ABWW Heroine of the Day: Mary McLeod Bethune
Mary McLeod Bethune (July 10, 1875 – May 18, 1955) was an American educator and civil rights leader best known for starting a school for black students in Daytona Beach, Florida that eventually became Bethune-Cookman University and for being an advisor to President Franklin D. Roosevelt.
Born in South Carolina to parents who had been slaves, and having to work in fields at age 5, she took an early interest in her own education. With the help of benefactors, Bethune attended college hoping to become a missionary in Africa. When that did not materialize, she started a school for black girls in Daytona Beach From six students it grew and merged with an institute for black boys and eventually became the Bethune-Cookman School. Its quality far surpassed the standards of education for black students, and rivaled those of white schools. Bethune worked tirelessly to ensure funding for the school, and used it as a showcase for tourists and donors, to exhibit what educated black people could do.
Bethune served as the president of the Southeastern Federation of Colored Women’s Clubs from 1920 to 1925, an organization that served to amplify black women’s voices for better opportunities. Her presence in the organization earned her the Nationa; Association of Colored Woman national presidency in 1924. Bethune founded the National Council of Negro Women in New York City in 1935 bringing together 28 different organizations to form a council to facilitate the improvement of quality of life for black women and their communities.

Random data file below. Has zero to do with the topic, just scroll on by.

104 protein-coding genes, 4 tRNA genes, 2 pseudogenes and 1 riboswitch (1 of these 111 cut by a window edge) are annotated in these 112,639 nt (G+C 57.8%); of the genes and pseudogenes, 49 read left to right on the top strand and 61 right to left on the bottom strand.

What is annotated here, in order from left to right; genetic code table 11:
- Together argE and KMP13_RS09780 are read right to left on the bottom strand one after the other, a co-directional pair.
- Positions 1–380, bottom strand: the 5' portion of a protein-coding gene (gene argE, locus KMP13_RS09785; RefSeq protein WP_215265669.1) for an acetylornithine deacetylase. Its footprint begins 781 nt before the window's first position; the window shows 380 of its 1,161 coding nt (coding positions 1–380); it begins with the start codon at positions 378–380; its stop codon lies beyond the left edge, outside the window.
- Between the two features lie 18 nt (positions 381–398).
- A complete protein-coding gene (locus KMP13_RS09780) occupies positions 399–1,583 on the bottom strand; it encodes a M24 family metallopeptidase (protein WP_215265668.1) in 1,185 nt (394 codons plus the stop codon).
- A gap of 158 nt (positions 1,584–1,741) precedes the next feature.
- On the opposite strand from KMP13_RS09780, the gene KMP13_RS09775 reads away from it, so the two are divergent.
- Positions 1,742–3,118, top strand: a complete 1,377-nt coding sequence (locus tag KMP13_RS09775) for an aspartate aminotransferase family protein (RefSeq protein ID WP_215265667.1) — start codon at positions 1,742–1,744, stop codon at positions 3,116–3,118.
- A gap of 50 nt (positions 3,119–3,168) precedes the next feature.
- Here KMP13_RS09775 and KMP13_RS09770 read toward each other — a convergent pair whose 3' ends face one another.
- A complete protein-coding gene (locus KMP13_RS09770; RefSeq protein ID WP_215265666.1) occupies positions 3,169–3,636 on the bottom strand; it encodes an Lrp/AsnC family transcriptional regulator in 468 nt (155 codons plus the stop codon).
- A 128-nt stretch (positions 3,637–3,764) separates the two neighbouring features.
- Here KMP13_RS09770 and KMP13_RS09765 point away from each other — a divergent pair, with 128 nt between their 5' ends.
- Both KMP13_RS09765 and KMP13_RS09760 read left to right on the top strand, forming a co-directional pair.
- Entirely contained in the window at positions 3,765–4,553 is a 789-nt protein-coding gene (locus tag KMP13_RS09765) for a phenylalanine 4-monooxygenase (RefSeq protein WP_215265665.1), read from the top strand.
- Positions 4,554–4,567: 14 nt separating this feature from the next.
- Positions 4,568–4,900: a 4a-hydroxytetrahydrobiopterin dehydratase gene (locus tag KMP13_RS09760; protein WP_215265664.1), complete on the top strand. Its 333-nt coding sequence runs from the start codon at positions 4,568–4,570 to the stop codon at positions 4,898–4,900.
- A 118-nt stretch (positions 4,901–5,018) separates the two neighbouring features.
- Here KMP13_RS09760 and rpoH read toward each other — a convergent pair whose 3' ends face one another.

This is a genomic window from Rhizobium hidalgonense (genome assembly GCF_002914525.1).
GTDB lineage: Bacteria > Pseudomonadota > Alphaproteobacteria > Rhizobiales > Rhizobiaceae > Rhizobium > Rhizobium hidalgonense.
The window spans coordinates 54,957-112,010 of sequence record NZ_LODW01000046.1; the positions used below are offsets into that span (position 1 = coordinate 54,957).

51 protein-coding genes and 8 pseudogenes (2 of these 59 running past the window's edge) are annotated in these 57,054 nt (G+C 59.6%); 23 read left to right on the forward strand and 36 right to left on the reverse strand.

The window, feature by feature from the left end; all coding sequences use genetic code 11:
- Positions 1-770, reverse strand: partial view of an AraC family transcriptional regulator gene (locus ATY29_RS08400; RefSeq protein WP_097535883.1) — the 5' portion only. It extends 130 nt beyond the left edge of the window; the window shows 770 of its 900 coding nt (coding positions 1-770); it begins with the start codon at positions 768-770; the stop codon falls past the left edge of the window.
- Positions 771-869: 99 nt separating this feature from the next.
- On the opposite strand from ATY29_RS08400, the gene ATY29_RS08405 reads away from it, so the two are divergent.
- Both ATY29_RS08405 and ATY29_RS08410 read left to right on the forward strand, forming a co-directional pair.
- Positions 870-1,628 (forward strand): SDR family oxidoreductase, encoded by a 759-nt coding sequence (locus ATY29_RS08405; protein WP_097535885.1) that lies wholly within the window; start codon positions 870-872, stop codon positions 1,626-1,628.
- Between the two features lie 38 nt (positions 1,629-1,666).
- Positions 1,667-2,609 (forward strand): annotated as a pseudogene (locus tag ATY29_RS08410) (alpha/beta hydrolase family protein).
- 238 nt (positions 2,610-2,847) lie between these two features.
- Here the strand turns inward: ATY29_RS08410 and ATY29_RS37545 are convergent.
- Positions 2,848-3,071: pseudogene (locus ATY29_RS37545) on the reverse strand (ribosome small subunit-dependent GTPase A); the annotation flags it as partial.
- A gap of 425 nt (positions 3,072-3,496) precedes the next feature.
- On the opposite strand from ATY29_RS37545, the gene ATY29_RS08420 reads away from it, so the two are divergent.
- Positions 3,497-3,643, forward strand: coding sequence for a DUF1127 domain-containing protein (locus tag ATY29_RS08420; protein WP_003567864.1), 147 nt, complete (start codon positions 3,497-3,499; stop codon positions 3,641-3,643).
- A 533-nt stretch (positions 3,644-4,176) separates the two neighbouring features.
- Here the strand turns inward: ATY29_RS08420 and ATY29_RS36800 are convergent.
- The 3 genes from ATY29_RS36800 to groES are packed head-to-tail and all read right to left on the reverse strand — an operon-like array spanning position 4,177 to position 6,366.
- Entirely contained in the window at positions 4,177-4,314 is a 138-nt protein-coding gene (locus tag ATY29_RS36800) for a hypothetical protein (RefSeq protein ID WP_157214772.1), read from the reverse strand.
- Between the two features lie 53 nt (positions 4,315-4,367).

Bethune played a dual role as close and loyal friend of Eleanor and Franklin Roosevelt. Eleanor Roosevelt respected Bethune to the extent that the segregation rules at the Southern Conference on Human Welfare in 1938, being held in Birmingham, Alabama, were changed on Roosevelt’s request so she could sit next to Bethune. Roosevelt frequently referred to Bethune as “her closest friend in her age group.” Bethune, in her turn took it upon herself to disperse the message of the Democratic Party to black voters, and make the concerns of black people known to the Roosevelts at the same time. She had unprecedented access to the White House through her relationship with the First Lady.
On the turnover of Plessy v Ferguson by the U.S. Supreme Court, Bethune took the opportunity to defend the decision by writing her opinion in the Chicago Defender in 1954:
There can be no divided democracy, no class government, no half-free county, under the constitution. Therefore, there can be no discrimination, no segregation, no separation of some citizens from the rights which belong to all… We are on our way. But these are frontiers which we must conquer… We must gain full equality in education …in the franchise… in economic opportunity, and full equality in the abundance of life.